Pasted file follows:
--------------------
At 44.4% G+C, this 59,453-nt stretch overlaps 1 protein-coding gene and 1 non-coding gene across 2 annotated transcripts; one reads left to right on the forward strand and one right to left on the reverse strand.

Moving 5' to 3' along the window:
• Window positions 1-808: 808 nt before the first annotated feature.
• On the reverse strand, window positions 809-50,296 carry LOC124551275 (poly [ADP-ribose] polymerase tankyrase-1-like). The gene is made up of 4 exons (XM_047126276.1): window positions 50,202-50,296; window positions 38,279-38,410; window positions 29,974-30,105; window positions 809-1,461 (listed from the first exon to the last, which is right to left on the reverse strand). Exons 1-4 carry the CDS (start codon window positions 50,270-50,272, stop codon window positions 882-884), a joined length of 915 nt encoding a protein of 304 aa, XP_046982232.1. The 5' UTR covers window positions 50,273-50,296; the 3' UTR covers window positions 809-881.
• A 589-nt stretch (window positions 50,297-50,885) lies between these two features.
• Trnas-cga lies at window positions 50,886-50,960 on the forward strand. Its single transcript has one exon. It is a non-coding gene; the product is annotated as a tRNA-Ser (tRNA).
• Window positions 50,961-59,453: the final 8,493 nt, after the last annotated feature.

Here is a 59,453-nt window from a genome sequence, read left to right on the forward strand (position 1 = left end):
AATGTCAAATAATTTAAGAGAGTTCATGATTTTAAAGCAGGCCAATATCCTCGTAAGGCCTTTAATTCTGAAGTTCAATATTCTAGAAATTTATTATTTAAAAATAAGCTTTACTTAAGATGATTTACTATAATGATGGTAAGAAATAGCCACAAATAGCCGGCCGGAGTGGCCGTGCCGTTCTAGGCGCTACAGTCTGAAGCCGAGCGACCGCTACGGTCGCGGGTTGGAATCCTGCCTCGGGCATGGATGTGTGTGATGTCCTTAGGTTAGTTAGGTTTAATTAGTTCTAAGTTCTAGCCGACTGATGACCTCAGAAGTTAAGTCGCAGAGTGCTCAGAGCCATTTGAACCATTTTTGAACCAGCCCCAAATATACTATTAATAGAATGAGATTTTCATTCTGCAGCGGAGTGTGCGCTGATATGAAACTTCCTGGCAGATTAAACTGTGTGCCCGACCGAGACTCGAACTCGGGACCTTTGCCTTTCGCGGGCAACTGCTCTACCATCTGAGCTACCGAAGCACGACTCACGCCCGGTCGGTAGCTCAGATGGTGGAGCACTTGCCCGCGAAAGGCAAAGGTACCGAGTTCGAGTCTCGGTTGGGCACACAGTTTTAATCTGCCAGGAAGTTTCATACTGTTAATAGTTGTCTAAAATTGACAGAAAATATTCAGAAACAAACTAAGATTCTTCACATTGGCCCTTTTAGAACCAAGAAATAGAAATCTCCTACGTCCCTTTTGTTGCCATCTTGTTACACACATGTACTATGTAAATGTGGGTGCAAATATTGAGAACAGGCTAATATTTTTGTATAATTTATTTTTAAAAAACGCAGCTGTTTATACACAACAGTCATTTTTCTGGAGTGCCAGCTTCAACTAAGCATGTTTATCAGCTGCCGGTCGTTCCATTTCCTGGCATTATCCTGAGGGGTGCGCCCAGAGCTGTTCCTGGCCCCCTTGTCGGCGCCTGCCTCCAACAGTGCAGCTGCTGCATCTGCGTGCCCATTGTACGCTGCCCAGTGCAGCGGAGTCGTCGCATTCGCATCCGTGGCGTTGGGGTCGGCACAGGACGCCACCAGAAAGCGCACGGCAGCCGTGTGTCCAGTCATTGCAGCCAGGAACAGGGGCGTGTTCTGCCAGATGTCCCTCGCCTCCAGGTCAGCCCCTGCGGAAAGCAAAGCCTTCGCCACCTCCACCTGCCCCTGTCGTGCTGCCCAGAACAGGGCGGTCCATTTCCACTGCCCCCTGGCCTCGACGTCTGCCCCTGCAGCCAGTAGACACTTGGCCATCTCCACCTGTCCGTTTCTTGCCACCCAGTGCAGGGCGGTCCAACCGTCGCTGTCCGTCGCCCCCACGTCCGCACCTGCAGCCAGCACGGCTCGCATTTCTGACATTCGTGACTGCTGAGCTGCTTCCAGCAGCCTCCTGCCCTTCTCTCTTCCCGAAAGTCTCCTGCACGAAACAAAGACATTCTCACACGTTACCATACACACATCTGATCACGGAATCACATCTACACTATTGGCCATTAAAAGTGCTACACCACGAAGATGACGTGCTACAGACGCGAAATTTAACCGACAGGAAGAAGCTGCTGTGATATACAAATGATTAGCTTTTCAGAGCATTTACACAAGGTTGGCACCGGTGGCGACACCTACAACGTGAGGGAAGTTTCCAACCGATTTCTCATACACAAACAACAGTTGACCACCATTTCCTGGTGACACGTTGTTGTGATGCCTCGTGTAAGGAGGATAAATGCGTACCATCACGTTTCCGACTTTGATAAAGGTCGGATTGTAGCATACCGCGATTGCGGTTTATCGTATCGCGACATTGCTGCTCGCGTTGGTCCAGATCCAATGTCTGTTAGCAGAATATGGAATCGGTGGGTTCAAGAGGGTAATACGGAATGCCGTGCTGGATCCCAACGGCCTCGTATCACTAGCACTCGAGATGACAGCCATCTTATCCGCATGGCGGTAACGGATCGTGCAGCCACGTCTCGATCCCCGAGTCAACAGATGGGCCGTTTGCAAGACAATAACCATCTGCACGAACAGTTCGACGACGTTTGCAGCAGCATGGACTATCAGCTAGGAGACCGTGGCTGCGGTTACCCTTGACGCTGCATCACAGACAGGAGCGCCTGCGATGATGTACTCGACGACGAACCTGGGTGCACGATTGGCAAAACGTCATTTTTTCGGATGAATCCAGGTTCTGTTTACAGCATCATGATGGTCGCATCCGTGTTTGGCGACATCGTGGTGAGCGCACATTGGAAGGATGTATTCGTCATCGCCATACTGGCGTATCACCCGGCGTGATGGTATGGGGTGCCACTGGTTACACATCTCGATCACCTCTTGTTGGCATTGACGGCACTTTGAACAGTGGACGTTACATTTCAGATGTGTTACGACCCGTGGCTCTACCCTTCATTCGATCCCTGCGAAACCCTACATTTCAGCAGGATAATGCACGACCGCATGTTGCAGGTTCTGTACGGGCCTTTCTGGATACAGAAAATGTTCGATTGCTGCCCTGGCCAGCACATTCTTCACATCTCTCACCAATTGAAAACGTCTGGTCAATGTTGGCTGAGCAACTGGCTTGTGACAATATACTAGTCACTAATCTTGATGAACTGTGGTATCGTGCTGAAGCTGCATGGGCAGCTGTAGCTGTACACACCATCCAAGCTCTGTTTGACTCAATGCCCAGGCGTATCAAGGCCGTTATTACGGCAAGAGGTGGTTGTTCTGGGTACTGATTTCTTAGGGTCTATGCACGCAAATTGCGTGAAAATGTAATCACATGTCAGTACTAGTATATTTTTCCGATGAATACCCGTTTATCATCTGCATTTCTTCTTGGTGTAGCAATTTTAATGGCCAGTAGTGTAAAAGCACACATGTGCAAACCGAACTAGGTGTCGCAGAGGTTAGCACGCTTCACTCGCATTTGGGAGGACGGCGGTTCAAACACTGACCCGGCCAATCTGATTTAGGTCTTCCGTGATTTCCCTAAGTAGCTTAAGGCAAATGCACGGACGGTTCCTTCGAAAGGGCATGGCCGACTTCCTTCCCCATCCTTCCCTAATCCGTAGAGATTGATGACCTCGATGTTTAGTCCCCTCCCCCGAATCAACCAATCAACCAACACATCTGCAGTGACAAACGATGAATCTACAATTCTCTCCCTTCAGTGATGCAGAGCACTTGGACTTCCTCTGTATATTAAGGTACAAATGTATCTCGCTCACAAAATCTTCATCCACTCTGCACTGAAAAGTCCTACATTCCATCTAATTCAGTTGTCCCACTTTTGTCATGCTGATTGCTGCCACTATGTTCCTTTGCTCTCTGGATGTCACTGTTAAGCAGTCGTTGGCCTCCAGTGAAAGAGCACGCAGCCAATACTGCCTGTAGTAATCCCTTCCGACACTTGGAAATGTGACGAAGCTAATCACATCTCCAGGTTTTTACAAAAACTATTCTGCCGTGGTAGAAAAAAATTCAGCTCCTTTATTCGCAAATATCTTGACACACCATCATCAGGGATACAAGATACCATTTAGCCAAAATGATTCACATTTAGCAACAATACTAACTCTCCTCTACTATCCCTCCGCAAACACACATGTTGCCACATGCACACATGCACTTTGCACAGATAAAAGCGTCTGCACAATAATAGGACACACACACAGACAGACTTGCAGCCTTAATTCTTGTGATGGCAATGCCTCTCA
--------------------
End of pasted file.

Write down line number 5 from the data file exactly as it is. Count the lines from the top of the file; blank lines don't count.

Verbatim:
• A 589-nt stretch (window positions 50,297-50,885) lies between these two features.